John B Goodenough, M Stanley Whittingham and Akira Yoshino honoured for sparking a portable technology revolution
Lithium-ion batteries have long been tipped for the award, not least since they have proved pivotal in the development of the high-tech world we inhabit.
“They have laid the foundation of a wireless, fossil fuel-free society, and are of the greatest benefit to humankind,” the academy said.
While rechargeable batteries were around in the 1970s, they had drawbacks, not least in the amount of energy they could store. Lithium, it was thought, could be an answer since it is a very light metal and easily loses an electron. However, lithium’s reactivity also made it tricky to harness.
In the 1970s Stanley Whittingham tackled the problem when looking to develop approaches for fossil-free energy in light of the oil crisis. His device, the first functional lithium battery, used lithium metal in the anode and lithium ions tucked into titanium disulphide for the cathode. Unfortunately, when this battery was repeatedly recharged, it ran the risk of exploding. To improve safety, Whittingham combined metallic lithium with aluminium in the anode.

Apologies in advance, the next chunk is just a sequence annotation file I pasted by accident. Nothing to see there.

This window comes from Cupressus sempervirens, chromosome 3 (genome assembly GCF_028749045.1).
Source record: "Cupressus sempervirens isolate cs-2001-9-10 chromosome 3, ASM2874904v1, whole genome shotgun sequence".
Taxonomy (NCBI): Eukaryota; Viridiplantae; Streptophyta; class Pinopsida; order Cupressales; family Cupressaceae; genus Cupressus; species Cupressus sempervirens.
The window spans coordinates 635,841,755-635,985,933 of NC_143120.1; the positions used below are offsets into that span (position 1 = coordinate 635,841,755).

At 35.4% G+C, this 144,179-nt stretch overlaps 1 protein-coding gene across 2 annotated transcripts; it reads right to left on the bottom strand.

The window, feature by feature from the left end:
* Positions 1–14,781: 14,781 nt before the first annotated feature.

Double the battery Voltage
Goodenough picked up the baton at the University of Oxford, and replaced the titanium disulphide in the cathode with cobalt oxide – an approach that doubled the voltage produced.
Use of Lithium ion instead of Lithium
Yoshino used the cathode developed by Goodenough to create the first commercially viable lithium-ion battery in 1985, with the anode in his battery composed of lithium ions and electrons housed within a carbon material called petroleum coke. This made the battery much safer than those using lithium metal.
Far lighter and more compact than earlier types of rechargeable battery, and able to hold their charge for longer, they are found in everything from mobile phones to laptops and electric cars.